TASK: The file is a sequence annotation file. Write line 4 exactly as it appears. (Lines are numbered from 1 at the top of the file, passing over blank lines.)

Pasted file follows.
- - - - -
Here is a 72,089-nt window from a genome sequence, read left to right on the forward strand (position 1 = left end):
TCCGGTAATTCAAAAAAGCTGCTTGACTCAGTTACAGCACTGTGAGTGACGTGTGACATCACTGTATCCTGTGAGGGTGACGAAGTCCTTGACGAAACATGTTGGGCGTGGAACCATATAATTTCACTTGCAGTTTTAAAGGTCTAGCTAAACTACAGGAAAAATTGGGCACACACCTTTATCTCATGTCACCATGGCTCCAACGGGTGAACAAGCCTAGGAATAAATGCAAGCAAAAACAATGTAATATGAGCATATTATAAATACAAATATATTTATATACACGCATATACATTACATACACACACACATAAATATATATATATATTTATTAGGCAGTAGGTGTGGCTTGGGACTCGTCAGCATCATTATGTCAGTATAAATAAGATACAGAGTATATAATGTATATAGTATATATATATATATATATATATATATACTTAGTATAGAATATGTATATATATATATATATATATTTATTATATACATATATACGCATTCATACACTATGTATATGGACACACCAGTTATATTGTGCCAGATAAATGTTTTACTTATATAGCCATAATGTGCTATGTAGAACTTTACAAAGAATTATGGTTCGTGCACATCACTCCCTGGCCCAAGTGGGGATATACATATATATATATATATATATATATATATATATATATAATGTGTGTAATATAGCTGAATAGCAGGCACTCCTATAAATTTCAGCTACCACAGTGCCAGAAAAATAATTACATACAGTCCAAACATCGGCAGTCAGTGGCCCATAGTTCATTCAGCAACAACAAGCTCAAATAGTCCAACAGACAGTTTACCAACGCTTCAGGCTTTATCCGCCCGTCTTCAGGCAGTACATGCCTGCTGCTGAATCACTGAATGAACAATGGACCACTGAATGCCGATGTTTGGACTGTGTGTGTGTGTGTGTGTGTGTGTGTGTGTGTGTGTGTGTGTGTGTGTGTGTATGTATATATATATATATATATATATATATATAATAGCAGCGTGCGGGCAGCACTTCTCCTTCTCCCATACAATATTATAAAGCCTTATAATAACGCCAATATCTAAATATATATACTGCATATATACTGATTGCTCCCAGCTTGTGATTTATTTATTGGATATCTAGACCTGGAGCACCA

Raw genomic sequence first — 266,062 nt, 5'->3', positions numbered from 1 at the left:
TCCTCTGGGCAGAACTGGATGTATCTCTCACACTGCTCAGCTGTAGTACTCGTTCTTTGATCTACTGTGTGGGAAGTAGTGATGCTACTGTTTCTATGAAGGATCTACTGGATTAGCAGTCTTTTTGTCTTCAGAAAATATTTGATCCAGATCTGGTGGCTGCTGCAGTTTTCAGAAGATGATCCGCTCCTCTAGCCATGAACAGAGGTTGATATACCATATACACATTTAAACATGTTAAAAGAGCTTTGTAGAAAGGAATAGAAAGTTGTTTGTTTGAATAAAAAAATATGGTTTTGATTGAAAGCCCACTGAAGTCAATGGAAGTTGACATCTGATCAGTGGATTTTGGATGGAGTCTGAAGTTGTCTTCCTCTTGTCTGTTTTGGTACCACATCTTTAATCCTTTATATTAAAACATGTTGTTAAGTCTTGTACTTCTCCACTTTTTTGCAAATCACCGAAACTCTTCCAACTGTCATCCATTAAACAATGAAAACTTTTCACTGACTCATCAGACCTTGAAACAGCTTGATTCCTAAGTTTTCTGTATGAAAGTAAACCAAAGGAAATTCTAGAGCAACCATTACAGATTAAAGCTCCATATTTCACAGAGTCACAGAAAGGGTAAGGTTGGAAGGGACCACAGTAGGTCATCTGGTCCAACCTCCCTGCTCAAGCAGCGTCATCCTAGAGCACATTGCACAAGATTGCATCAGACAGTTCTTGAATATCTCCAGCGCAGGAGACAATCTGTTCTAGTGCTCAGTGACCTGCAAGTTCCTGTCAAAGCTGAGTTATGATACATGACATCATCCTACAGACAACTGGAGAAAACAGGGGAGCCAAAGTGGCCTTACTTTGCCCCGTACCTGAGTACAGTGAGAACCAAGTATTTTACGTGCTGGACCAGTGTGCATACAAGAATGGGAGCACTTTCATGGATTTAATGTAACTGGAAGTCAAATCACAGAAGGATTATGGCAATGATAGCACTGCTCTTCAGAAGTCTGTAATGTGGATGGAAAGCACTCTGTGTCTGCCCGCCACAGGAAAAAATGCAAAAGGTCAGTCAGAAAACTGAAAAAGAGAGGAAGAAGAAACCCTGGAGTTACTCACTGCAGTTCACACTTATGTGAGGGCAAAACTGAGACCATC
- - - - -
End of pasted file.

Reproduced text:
TCCTCTGGGCAGAACTGGATGTATCTCTCACACTGCTCAGCTGTAGTACTCGTTCTTTGATCTACTGTGTGGGAAGTAGTGATGCTACTGTTTCTATGAAGGATCTACTGGATTAGCAGTCTTTTTGTCTTCAGAAAATATTTGATCCAGATCTGGTGGCTGCTGCAGTTTTCAGAAGATGATCCGCTCCTCTAGCCATGAACAGAGGTTGATATACCATATACACATTTAAACATGTTAAAAGAGCTTTGTAGAAAGGAATAGAAAGTTGTTTGTTTGAATAAAAAAATATGGTTTTGATTGAAAGCCCACTGAAGTCAATGGAAGTTGACATCTGATCAGTGGATTTTGGATGGAGTCTGAAGTTGTCTTCCTCTTGTCTGTTTTGGTACCACATCTTTAATCCTTTATATTAAAACATGTTGTTAAGTCTTGTACTTCTCCACTTTTTTGCAAATCACCGAAACTCTTCCAACTGTCATCCATTAAACAATGAAAACTTTTCACTGACTCATCAGACCTTGAAACAGCTTGATTCCTAAGTTTTCTGTATGAAAGTAAACCAAAGGAAATTCTAGAGCAACCATTACAGATTAAAGCTCCATATTTCACAGAGTCACAGAAAGGGTAAGGTTGGAAGGGACCACAGTAGGTCATCTGGTCCAACCTCCCTGCTCAAGCAGCGTCATCCTAGAGCACATTGCACAAGATTGCATCAGACAGTTCTTGAATATCTCCAGCGCAGGAGACAATCTGTTCTAGTGCTCAGTGACCTGCAAGTTCCTGTCAAAGCTGAGTTATGATACATGACATCATCCTACAGACAACTGGAGAAAACAGGGGAGCCAAAGTGGCCTTACTTTGCCCCGTACCTGAGTACAGTGAGAACCAAGTATTTTACGTGCTGGACCAGTGTGCATACAAGAATGGGAGCACTTTCATGGATTTAATGTAACTGGAAGTCAAATCACAGAAGGATTATGGCAATGATAGCACTGCTCTTCAGAAGTCTGTAATGTGGATGGAAAGCACTCTGTGTCTGCCCGCCACAGGAAAAAATGCAAAAGGTCAGTCAGAAAACTGAAAAAGAGAGGAAGAAGAAACCCTGGAGTTACTCACTGCAGTTCACACTTATGTGAGGGCAAAACTGAGACCATC